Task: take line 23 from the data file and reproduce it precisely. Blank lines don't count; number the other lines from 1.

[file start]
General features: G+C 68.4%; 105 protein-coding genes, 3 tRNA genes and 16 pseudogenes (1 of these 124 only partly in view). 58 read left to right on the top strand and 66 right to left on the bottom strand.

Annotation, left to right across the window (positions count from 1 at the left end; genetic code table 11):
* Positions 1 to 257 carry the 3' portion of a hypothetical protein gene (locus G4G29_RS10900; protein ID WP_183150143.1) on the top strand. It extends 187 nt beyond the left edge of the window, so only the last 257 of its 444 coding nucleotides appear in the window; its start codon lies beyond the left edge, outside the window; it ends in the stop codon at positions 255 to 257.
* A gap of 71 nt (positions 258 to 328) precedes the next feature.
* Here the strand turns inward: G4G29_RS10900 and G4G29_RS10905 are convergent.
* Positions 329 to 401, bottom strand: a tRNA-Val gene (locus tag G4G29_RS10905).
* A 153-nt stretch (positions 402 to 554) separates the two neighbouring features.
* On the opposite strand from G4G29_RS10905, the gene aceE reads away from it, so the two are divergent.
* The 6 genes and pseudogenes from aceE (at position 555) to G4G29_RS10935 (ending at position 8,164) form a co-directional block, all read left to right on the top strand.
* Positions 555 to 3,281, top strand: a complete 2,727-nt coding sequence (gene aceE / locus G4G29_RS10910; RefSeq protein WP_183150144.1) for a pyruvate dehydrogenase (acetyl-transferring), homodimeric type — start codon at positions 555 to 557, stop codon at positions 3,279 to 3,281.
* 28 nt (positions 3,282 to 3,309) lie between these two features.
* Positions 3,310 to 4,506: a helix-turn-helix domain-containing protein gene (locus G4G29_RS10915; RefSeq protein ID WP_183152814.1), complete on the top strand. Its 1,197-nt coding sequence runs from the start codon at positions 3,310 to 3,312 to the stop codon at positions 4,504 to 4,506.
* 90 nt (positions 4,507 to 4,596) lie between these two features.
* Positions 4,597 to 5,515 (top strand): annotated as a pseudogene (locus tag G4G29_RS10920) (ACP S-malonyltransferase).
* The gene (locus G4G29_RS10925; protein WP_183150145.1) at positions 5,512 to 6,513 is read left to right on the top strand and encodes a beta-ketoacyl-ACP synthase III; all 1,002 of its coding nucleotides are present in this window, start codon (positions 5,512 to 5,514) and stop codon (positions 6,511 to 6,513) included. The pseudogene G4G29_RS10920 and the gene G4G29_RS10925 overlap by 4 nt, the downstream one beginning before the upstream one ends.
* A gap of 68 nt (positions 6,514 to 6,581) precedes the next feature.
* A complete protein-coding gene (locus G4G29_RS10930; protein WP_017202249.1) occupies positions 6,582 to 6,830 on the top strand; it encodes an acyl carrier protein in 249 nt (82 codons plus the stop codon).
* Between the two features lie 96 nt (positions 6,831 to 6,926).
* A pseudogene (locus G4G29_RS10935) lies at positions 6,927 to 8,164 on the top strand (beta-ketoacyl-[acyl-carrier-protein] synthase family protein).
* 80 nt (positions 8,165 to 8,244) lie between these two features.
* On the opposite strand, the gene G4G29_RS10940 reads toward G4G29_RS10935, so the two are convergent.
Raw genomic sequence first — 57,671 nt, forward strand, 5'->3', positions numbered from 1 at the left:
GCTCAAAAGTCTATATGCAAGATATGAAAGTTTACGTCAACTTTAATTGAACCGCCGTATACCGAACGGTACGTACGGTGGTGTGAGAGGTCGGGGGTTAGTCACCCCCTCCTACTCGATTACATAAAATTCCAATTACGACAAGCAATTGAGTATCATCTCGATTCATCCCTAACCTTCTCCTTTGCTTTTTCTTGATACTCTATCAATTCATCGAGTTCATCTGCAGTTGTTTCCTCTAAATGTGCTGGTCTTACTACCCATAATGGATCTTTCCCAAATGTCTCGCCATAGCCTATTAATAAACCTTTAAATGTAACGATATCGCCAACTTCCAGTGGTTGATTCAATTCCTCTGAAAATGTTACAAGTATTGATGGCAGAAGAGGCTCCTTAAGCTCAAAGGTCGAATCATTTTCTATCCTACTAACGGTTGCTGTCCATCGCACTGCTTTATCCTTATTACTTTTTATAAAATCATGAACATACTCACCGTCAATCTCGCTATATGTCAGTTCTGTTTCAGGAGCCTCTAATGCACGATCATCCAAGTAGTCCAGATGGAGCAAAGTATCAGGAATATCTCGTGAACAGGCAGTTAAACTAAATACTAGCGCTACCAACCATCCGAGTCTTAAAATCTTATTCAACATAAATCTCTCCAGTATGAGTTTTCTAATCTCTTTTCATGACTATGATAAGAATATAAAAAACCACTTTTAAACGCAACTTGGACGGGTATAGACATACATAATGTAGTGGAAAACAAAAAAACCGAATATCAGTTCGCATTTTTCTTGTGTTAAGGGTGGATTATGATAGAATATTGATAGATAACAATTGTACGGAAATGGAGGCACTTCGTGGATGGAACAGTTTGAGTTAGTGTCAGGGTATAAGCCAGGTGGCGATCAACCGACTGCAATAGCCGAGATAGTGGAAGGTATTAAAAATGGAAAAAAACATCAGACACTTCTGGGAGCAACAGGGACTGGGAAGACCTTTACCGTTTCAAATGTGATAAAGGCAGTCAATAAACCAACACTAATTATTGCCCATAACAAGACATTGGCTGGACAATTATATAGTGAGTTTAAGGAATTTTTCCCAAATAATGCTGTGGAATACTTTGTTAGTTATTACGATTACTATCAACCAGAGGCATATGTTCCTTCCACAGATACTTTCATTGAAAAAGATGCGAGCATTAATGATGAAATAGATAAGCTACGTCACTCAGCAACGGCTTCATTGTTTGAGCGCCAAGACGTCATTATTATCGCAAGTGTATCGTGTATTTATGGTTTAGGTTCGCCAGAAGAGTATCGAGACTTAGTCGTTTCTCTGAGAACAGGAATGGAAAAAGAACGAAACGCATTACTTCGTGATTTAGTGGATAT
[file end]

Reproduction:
GCTCAAAAGTCTATATGCAAGATATGAAAGTTTACGTCAACTTTAATTGAACCGCCGTATACCGAACGGTACGTACGGTGGTGTGAGAGGTCGGGGGTTAGTCACCCCCTCCTACTCGATTACATAAAATTCCAATTACGACAAGCAATTGAGTATCATCTCGATTCATCCCTAACCTTCTCCTTTGCTTTTTCTTGATACTCTATCAATTCATCGAGTTCATCTGCAGTTGTTTCCTCTAAATGTGCTGGTCTTACTACCCATAATGGATCTTTCCCAAATGTCTCGCCATAGCCTATTAATAAACCTTTAAATGTAACGATATCGCCAACTTCCAGTGGTTGATTCAATTCCTCTGAAAATGTTACAAGTATTGATGGCAGAAGAGGCTCCTTAAGCTCAAAGGTCGAATCATTTTCTATCCTACTAACGGTTGCTGTCCATCGCACTGCTTTATCCTTATTACTTTTTATAAAATCATGAACATACTCACCGTCAATCTCGCTATATGTCAGTTCTGTTTCAGGAGCCTCTAATGCACGATCATCCAAGTAGTCCAGATGGAGCAAAGTATCAGGAATATCTCGTGAACAGGCAGTTAAACTAAATACTAGCGCTACCAACCATCCGAGTCTTAAAATCTTATTCAACATAAATCTCTCCAGTATGAGTTTTCTAATCTCTTTTCATGACTATGATAAGAATATAAAAAACCACTTTTAAACGCAACTTGGACGGGTATAGACATACATAATGTAGTGGAAAACAAAAAAACCGAATATCAGTTCGCATTTTTCTTGTGTTAAGGGTGGATTATGATAGAATATTGATAGATAACAATTGTACGGAAATGGAGGCACTTCGTGGATGGAACAGTTTGAGTTAGTGTCAGGGTATAAGCCAGGTGGCGATCAACCGACTGCAATAGCCGAGATAGTGGAAGGTATTAAAAATGGAAAAAAACATCAGACACTTCTGGGAGCAACAGGGACTGGGAAGACCTTTACCGTTTCAAATGTGATAAAGGCAGTCAATAAACCAACACTAATTATTGCCCATAACAAGACATTGGCTGGACAATTATATAGTGAGTTTAAGGAATTTTTCCCAAATAATGCTGTGGAATACTTTGTTAGTTATTACGATTACTATCAACCAGAGGCATATGTTCCTTCCACAGATACTTTCATTGAAAAAGATGCGAGCATTAATGATGAAATAGATAAGCTACGTCACTCAGCAACGGCTTCATTGTTTGAGCGCCAAGACGTCATTATTATCGCAAGTGTATCGTGTATTTATGGTTTAGGTTCGCCAGAAGAGTATCGAGACTTAGTCGTTTCTCTGAGAACAGGAATGGAAAAAGAACGAAACGCATTACTTCGTGATTTAGTGGATAT